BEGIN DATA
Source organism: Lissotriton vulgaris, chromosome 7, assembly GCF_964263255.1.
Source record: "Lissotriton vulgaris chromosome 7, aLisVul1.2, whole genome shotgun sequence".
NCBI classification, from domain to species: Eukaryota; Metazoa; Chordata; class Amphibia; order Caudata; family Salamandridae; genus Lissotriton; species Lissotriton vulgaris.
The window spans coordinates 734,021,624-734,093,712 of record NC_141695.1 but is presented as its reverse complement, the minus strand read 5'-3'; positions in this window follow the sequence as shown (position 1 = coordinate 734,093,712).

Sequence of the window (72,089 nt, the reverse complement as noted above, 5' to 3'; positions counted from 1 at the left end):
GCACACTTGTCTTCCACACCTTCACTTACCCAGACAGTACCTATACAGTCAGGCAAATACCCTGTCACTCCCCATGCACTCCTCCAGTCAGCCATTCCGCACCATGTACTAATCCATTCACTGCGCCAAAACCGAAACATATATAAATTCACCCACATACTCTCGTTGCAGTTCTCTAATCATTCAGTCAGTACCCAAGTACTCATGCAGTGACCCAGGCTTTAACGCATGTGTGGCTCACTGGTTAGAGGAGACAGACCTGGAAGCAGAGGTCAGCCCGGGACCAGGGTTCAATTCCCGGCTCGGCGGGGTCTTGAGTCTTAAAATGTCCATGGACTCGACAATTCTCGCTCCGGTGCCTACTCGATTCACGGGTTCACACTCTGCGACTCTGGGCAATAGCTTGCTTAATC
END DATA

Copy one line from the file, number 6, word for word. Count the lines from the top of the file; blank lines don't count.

GCACACTTGTCTTCCACACCTTCACTTACCCAGACAGTACCTATACAGTCAGGCAAATACCCTGTCACTCCCCATGCACTCCTCCAGTCAGCCATTCCGCACCATGTACTAATCCATTCACTGCGCCAAAACCGAAACATATATAAATTCACCCACATACTCTCGTTGCAGTTCTCTAATCATTCAGTCAGTACCCAAGTACTCATGCAGTGACCCAGGCTTTAACGCATGTGTGGCTCACTGGTTAGAGGAGACAGACCTGGAAGCAGAGGTCAGCCCGGGACCAGGGTTCAATTCCCGGCTCGGCGGGGTCTTGAGTCTTAAAATGTCCATGGACTCGACAATTCTCGCTCCGGTGCCTACTCGATTCACGGGTTCACACTCTGCGACTCTGGGCAATAGCTTGCTTAATC